Posts in Government

Pharma Companies, U.S. Government Spar Over Application of Section 1498 to Patent Infringement Claims Against Moderna’s COVID-19 Vaccine

On March 2, U.S. District Judge Mitchell S. Goldberg of the District of Delaware received several filings related to the impact of the U.S. government’s recent statement of interest filed in a patent infringement suit against Moderna’s COVID-19 vaccine. That statement argued that Moderna should be released from infringement liability under the terms of a government contract that “authorize[d] and consent[ed] to all use and manufacture” of any U.S. patented invention. The federal government’s statement of interest, filed on February 14, contended that the use of such authorization and consent clauses should eliminate Moderna’s alleged liability under 28 U.S.C. § 1498, the statute governing remedies for patent infringements by government use. While there’s nothing surprising about the positions taken by defendant Moderna or plaintiffs Arbutus Biopharma and Genevant Sciences, the relevance of Section 1498(a) to arguments surrounding government control of drug pricing could make Judge Goldberg’s next ruling an important moment in the drug pricing debate.

AI Masters Participants: From ChatGPT to Eligibility, It’s Time to Adapt or Give Up the Gold Standard

Panelists at IPWatchdog’s Artificial Intelligence Masters Program today debated how artificial intelligence (AI) interacts with intellectual property protection, and how laws around who (or what) can be an inventor or creator, as well as areas like patent eligibility, will need to evolve to ensure the continued “gold standard” status of the U.S. IP system. Attorneys working on some of the biggest cases in the AI space today took part in day one of AI Masters, including Professor Ryan Abbott, who is representing Stephen Thaler in his myriad of cases involving the AI machine, DABUS, both in the United States and elsewhere, and Van Lindberg, who represented Kristina Kashtanova in their recent bid to copyright a partially AI-generated graphic novel.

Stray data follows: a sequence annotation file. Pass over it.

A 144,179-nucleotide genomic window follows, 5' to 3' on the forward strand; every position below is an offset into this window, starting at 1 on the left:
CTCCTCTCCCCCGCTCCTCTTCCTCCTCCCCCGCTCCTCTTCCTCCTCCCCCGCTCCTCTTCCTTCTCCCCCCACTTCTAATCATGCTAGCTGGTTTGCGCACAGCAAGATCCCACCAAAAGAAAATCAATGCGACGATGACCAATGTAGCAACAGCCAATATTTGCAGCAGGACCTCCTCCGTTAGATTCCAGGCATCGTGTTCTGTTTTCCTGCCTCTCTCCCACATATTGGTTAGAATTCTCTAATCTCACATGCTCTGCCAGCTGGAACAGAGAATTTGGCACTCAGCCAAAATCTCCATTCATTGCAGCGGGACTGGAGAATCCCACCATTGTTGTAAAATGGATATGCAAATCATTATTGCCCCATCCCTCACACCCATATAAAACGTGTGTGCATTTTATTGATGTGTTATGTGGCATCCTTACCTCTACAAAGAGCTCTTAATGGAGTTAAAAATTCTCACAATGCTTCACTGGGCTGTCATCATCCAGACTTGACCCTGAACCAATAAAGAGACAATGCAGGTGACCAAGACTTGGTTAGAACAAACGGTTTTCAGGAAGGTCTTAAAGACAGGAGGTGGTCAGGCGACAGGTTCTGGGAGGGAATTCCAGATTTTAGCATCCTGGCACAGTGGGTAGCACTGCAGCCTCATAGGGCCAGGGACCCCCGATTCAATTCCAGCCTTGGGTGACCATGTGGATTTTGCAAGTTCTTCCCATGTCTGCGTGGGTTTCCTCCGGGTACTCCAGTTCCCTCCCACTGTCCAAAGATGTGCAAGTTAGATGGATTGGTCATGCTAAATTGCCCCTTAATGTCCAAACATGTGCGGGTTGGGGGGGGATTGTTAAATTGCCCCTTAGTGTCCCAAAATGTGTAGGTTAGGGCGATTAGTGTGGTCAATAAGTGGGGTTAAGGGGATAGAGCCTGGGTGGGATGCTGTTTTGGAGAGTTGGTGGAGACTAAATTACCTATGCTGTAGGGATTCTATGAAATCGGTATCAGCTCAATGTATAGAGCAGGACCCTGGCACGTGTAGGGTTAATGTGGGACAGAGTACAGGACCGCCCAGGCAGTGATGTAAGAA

CAFC Grants PQA Motion to Drop Mandamus Petition, Rules on Three Other Mandamus Requests

The U.S. Court of Appeals for the Federal Circuit (CAFC) on Monday granted Patent Quality Assurance’s (PQA’s) motion to dismiss its January 24 petition for a writ of mandamus asking the CAFC to restore it as a party to its high-profile inter partes review (IPR) proceeding against VLSI Technology. U.S. Patent and Trademark Office (USPTO) Director Kathi Vidal in December 2022 ruled that PQA abused the IPR process by filing an IPR and threatening to join a separate IPR against VLSI in order to receive a payout from the technology firm. She also found that PQA misrepresented an “exclusive engagement” with a witness, Dr. Adit Singh, who was involved in another IPR petition against VLSI brought by OpenSky. She sanctioned PQA by dismissing it from the proceeding and said that, “though the behavior here may not be as egregious as that of OpenSky… I find that PQA’s behavior, nonetheless, amounts to an abuse of process.”